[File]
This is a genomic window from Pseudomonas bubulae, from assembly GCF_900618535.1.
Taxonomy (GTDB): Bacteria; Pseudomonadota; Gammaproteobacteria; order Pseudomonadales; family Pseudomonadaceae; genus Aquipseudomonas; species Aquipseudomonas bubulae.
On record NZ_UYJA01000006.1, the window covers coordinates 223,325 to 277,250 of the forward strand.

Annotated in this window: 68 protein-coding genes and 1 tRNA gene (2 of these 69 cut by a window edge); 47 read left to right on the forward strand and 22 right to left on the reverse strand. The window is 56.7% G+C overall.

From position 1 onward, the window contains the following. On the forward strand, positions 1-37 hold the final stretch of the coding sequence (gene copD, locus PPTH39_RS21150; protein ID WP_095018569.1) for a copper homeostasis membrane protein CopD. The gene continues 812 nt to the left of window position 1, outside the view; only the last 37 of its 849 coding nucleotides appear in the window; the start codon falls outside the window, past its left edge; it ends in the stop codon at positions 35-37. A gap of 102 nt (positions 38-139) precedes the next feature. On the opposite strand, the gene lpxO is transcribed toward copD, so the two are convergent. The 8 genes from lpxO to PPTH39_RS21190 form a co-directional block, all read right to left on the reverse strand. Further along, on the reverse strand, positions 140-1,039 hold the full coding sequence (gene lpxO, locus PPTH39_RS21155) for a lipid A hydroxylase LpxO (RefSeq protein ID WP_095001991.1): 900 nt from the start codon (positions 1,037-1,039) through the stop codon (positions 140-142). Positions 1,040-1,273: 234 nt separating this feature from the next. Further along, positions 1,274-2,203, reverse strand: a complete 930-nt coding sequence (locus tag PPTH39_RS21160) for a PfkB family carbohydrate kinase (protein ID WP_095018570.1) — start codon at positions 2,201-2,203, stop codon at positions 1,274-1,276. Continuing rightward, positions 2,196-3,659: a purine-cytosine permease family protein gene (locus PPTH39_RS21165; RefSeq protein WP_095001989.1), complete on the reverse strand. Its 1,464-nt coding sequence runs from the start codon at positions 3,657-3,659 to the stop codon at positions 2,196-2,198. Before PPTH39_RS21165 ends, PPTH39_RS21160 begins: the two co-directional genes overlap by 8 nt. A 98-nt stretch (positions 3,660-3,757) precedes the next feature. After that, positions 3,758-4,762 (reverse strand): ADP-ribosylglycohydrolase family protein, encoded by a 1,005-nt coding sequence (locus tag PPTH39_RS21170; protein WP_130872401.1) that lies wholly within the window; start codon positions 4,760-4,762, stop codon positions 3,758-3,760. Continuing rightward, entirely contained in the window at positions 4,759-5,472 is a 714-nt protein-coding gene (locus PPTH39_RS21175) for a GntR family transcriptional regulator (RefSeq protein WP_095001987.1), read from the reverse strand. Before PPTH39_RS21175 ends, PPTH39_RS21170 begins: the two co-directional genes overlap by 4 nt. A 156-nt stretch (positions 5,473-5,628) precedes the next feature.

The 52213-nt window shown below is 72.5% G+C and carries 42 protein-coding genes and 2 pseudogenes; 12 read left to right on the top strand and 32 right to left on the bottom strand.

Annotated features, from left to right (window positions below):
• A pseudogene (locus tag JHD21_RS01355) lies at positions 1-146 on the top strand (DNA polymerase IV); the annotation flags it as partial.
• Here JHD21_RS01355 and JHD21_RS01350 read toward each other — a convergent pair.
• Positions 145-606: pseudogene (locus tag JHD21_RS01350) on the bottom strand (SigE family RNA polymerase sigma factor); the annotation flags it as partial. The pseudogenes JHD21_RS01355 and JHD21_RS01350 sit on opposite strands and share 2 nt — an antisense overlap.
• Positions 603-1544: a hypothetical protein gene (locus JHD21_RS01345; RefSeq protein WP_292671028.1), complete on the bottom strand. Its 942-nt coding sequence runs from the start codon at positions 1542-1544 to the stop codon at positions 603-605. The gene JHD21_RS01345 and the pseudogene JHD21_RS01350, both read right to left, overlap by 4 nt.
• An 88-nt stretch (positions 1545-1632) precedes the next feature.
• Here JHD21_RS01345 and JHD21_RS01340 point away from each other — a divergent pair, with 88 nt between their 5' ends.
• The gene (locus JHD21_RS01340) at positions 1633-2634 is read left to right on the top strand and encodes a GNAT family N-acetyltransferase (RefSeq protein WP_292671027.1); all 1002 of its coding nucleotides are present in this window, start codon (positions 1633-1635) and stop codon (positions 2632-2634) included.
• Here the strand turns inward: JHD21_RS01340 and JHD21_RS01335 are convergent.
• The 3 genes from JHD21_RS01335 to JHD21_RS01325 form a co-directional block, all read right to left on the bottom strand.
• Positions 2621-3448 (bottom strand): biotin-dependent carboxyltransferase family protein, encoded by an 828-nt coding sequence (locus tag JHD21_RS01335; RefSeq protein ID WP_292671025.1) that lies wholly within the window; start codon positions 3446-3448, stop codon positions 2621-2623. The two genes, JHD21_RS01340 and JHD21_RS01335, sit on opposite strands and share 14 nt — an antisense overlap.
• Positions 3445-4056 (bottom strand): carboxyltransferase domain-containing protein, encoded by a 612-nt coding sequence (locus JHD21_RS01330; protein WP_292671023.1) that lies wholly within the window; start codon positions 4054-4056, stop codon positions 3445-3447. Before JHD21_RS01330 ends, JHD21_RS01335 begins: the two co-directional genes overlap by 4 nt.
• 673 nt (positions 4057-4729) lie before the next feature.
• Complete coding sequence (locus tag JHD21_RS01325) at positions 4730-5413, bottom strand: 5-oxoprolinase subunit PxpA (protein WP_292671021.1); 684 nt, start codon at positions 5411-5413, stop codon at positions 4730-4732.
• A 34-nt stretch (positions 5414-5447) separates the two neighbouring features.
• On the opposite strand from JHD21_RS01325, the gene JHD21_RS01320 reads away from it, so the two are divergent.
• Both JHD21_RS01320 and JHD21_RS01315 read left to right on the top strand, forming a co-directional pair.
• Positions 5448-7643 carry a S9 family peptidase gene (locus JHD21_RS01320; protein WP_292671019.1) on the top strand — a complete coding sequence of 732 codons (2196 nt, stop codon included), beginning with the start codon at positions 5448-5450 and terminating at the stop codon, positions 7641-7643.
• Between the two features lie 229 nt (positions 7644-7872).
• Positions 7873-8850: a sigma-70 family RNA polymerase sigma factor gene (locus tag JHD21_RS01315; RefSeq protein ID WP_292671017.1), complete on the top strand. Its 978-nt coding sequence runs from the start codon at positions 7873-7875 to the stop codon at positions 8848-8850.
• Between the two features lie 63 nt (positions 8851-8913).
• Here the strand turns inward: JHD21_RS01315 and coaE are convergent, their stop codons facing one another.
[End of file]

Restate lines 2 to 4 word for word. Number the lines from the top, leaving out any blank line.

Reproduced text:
Taxonomy (GTDB): Bacteria; Pseudomonadota; Gammaproteobacteria; order Pseudomonadales; family Pseudomonadaceae; genus Aquipseudomonas; species Aquipseudomonas bubulae.
On record NZ_UYJA01000006.1, the window covers coordinates 223,325 to 277,250 of the forward strand.

Annotated in this window: 68 protein-coding genes and 1 tRNA gene (2 of these 69 cut by a window edge); 47 read left to right on the forward strand and 22 right to left on the reverse strand. The window is 56.7% G+C overall.